Kofi, Meles, the AU and the US
By: Sium Yohannes
February 26, 2004

History has taught us that even the most legitimate of causes like the Eritrean fight for Independence take a back seat to Superpower policies or strategic interests. Every Eritrean can quote John Foster Dulles’ explanation for the US’ rejection of the acknowledged legitimate rights of the Eritreans.  That was some forty years ago.  Today, once again, the US is caught reneging on legal agreements they helped introduce and are bound to support, the Algiers Agreement and the subsequent final and binding EEBC decision on the Eritrean-Ethiopian boundary.

Thanks to the Internet, murky relationships and connections are easily unearthed. US policies alone cannot hurt Africa - today as in the past, it is cheap African sellouts that keep bleeding the continent!

"If individual nations discount the legitimacy provided by the U.N., and feel that they can and must use force unilaterally and pre-emptively," Annan continued, "the world will become even more dangerous."

            “This is a real challenge to international law,"

            "And if it were to be adopted, it would really be a law, a law of the jungle."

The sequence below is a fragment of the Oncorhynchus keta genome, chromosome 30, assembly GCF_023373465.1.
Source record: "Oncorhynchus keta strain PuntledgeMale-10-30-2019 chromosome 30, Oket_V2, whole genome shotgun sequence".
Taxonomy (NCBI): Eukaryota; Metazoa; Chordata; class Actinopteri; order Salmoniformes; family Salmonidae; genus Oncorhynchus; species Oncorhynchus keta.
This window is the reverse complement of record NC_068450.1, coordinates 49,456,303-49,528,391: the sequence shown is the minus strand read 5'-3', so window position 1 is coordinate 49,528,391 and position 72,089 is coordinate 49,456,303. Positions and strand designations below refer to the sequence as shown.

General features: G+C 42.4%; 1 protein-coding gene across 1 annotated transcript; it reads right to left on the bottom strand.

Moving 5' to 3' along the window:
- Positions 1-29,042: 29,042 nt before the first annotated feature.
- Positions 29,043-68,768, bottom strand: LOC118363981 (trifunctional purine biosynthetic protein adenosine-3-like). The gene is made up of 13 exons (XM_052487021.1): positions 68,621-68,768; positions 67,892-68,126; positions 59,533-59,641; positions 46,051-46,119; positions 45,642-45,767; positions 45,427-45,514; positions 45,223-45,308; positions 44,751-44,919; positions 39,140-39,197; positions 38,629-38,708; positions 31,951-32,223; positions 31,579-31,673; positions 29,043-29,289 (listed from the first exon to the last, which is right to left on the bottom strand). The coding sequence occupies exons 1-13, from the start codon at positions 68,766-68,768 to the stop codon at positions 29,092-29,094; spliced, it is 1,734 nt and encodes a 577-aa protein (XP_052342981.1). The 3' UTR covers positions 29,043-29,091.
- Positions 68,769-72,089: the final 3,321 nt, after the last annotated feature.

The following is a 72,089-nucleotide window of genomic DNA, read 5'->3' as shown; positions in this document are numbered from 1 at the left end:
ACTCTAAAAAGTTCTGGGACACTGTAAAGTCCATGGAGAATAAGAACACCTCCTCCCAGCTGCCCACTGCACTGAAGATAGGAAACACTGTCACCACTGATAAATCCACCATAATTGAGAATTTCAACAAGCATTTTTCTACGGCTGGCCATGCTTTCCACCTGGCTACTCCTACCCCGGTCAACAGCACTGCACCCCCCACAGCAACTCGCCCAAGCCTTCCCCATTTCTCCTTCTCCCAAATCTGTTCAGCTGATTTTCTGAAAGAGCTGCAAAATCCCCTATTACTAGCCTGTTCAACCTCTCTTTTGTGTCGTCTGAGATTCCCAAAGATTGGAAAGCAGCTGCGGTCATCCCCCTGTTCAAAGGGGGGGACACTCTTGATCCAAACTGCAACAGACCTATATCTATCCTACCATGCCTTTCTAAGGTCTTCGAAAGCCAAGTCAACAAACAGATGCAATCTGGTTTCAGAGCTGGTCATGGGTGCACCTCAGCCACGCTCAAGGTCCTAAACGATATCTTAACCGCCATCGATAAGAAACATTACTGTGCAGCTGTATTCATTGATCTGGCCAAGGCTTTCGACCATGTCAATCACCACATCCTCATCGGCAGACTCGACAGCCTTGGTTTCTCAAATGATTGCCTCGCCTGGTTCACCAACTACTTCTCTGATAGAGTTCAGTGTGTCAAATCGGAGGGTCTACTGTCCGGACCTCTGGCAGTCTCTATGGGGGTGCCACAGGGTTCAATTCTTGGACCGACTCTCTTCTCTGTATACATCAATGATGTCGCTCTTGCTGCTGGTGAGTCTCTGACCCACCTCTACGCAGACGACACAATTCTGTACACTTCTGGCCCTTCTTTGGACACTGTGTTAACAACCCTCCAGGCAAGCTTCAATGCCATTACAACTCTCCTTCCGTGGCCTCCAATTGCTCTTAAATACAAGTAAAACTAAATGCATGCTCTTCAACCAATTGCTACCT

While individual nations have an inherent right to self-defense against an attack, broader threats require collective action, Annan said.  International law, he  explained, "has rested on this premise for the past 58 years. Now we are being told by certain governments that this system is not adequate."


If you think Secretary General Kofi Annan is speaking about Ethiopia’s rejection of the “legal and binding” EEBC decision, think again.  Kofi Annan, made the above comments as posted by BET Political Columnist, Joe Davidson, October 2003.  The title, “U.S. Invasion of Iraq was Guided by ‘Law of the Jungle,’ U.N. Chief says”.  In the above article, Kofi Annan was criticizing the Bush Administration’s war in Iraq.

In May of 2000, Kofi Annan is quoted by the New York Times as follows; -

"In the past one was dealing with International wars and established states with government leaders who understood international pressures - to whom you can say, 'if you don't do this, we will cut off your weapons, we won't trade with you, nobody will recognize you.' …What does it mean to these warlords? Some may not even be warlords but national leaders who are so insular, whose vision is so narrow, that in their concerns about their own power and survival, the interests of their people don't count." (New York Times, May 13, 2000) 

Here Kofi Annan was talking about the rebel leader in Sierra Leone, Foday Sankoh.  What then would Kofi Annan say about the intransigent, minority leader in Ethiopia, Meles Zenawi, who has declared an International, legal and binding decision, “null and void”?   Meles is obviously and blatantly disregarding the UN as well as International law, but Kofi Annan, who found it appropriate to lambast the US on Iraq, remains mute when it comes to Meles Zenawi.  Why the double standards? 

What connection would Kofi Annan, Meles, the AU and the US have?  Here are some facts to consider; -